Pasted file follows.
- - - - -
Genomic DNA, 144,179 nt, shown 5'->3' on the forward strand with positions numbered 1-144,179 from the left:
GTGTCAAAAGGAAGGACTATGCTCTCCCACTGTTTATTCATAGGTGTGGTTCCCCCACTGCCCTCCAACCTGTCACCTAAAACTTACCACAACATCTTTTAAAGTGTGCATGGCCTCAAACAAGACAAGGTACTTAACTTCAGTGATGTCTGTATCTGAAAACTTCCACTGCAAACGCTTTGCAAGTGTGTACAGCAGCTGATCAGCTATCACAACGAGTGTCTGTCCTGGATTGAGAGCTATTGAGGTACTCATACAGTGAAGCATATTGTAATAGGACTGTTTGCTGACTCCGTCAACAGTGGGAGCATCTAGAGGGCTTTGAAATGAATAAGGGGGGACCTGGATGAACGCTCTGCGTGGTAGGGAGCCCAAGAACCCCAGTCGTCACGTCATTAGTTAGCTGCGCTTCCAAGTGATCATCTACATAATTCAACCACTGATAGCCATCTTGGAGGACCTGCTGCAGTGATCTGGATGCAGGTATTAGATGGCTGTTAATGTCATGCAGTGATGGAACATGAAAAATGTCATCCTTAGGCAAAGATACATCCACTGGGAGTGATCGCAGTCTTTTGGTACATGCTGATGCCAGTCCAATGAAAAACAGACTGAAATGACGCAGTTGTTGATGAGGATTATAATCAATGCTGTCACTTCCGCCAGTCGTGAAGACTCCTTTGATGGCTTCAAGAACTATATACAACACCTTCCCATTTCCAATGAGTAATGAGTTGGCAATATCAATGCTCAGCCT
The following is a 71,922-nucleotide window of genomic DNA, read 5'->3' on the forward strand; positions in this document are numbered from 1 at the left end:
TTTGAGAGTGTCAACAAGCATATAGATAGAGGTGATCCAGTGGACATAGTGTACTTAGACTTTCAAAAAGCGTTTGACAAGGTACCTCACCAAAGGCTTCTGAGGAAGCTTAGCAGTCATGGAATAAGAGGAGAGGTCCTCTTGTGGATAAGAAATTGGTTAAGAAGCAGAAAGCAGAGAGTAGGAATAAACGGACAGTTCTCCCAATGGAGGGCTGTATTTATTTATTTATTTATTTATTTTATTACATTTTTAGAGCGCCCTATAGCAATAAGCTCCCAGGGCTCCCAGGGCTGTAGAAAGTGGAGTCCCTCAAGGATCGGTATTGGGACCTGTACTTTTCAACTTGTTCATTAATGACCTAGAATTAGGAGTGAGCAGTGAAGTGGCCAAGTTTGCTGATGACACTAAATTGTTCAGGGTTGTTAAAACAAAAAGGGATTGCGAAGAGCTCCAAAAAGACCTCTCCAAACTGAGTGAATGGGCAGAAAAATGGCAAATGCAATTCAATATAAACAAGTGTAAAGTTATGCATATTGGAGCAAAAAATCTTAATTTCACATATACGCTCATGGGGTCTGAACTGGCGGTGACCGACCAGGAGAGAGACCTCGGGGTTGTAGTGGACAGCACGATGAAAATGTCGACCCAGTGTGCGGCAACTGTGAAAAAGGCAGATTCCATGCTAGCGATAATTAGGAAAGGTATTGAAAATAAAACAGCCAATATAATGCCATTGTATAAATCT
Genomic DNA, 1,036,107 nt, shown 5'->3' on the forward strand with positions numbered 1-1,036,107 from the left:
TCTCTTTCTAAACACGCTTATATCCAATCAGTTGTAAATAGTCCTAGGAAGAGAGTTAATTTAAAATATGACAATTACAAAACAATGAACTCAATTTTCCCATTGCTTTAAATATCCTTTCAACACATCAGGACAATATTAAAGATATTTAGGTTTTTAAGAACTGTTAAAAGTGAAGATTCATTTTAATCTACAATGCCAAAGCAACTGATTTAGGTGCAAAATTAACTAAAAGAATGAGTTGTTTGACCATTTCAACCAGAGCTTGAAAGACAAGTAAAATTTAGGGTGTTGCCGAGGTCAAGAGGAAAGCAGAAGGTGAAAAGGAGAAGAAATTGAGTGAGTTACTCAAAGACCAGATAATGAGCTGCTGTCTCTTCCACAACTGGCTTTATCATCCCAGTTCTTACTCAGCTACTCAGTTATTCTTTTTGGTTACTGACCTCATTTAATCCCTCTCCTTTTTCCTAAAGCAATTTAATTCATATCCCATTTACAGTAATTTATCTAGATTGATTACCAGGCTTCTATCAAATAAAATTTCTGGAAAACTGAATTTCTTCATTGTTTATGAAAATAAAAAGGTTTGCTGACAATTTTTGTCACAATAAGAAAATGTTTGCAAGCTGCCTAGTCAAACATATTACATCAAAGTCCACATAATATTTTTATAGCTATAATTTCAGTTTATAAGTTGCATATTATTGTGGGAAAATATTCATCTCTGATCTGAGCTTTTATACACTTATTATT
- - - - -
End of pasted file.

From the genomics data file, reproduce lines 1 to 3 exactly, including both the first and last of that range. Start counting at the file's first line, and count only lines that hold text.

Genomic DNA, 144,179 nt, shown 5'->3' on the forward strand with positions numbered 1-144,179 from the left:
GTGTCAAAAGGAAGGACTATGCTCTCCCACTGTTTATTCATAGGTGTGGTTCCCCCACTGCCCTCCAACCTGTCACCTAAAACTTACCACAACATCTTTTAAAGTGTGCATGGCCTCAAACAAGACAAGGTACTTAACTTCAGTGATGTCTGTATCTGAAAACTTCCACTGCAAACGCTTTGCAAGTGTGTACAGCAGCTGATCAGCTATCACAACGAGTGTCTGTCCTGGATTGAGAGCTATTGAGGTACTCATACAGTGAAGCATATTGTAATAGGACTGTTTGCTGACTCCGTCAACAGTGGGAGCATCTAGAGGGCTTTGAAATGAATAAGGGGGGACCTGGATGAACGCTCTGCGTGGTAGGGAGCCCAAGAACCCCAGTCGTCACGTCATTAGTTAGCTGCGCTTCCAAGTGATCATCTACATAATTCAACCACTGATAGCCATCTTGGAGGACCTGCTGCAGTGATCTGGATGCAGGTATTAGATGGCTGTTAATGTCATGCAGTGATGGAACATGAAAAATGTCATCCTTAGGCAAAGATACATCCACTGGGAGTGATCGCAGTCTTTTGGTACATGCTGATGCCAGTCCAATGAAAAACAGACTGAAATGACGCAGTTGTTGATGAGGATTATAATCAATGCTGTCACTTCCGCCAGTCGTGAAGACTCCTTTGATGGCTTCAAGAACTATATACAACACCTTCCCATTTCCAATGAGTAATGAGTTGGCAATATCAATGCTCAGCCT
The following is a 71,922-nucleotide window of genomic DNA, read 5'->3' on the forward strand; positions in this document are numbered from 1 at the left end: